Of course, this does not mean that we label all the Bangladeshi Muslim immigrants as terrorists or even anti-India elements and many of them, I assume, must be tolerant by outlook and grateful to India for having liberated their region from the dominance of Pakistan (not to forget, the brutalities of the Pakistani Army) and for allowing them to stay here. I saw the cover of an issue of Combat Law, a prominent human rights journal, dealing with how the saffron brigade is demonizing all the Bangladeshi Muslim immigrants as terrorists, which is of course unfair, but with the huge population that we already have in India, why are we overburdening ourselves with people who are not even refugees and when at least some of these people pose a national security threat?

I must say, at the risk of being called names, that the saffron brigade should be lauded for at least giving this issue of illegal Bangladeshi immigrants in Assam and to a lesser extent, the rest of the north-east, the importance it deserves and bringing it in the mainstream discourse, though those in the corridors of power failed to act on it.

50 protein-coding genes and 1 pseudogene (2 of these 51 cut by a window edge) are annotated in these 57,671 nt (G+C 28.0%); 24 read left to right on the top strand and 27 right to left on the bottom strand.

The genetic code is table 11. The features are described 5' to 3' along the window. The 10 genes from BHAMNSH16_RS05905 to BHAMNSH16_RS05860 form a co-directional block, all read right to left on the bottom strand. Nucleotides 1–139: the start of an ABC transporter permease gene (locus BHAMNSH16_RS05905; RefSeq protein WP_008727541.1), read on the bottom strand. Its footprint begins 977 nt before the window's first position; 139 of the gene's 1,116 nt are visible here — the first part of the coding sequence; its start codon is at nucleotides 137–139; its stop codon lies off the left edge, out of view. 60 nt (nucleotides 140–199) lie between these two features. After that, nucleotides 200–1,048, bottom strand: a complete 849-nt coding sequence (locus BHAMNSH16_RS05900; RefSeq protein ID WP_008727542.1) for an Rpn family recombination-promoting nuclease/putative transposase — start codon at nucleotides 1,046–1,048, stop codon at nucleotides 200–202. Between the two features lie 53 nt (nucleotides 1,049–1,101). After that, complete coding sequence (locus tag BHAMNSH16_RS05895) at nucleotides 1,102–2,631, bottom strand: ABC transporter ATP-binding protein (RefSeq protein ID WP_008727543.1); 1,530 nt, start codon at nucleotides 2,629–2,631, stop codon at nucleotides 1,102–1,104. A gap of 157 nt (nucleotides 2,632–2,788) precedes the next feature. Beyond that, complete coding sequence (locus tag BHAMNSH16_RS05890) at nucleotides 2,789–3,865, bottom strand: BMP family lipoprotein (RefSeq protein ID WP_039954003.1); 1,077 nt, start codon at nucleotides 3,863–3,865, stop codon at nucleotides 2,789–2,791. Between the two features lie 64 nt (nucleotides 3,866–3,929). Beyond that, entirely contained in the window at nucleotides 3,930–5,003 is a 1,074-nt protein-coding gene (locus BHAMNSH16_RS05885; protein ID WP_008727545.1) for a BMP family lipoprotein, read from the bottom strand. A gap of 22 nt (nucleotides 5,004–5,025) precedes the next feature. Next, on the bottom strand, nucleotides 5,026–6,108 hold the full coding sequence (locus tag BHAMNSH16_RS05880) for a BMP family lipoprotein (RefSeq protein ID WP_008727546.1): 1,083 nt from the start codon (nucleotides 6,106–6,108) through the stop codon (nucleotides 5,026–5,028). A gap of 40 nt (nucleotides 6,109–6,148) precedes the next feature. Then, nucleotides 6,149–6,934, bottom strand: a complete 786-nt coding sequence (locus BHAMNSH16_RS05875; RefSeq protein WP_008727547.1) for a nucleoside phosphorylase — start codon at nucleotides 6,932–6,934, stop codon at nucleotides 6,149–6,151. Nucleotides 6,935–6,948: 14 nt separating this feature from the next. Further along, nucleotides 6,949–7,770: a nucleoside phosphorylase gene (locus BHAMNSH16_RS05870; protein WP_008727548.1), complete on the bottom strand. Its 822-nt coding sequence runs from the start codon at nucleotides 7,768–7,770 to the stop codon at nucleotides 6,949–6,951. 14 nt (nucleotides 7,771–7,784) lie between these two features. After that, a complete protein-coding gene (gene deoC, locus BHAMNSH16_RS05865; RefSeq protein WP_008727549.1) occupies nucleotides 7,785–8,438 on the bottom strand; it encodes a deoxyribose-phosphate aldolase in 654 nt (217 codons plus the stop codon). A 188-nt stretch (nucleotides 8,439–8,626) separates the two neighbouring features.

Official circles acknowledged the threat but did nothing about it, till the economic crisis pertaining to the fight over land resources between the aggressive Bodos, many of whom want an independent country of their own and the Muslims (as I’ve already stated, it has become hard to distinguish between Muslims of different varieties, especially considering that there has been more than one generation of Muslims with roots in Bangladesh even after its creation) manifested itself in the recent violent conflict in which the Bodos eventually had the upper hand. In this article, I won’t venture into how the conflict unfolded, but would just say that the Congress by pandering to the illegal immigrants for vote-bank politics, and the BJP by virtually dehumanizing them, have deepened the divide between the Bodos and the Muslims with terrible consequences, though it was heart warming to see how the BJP blamed the Congress in Assam for not acting after a few Bodos initiated this conflict by killing some Muslim individuals.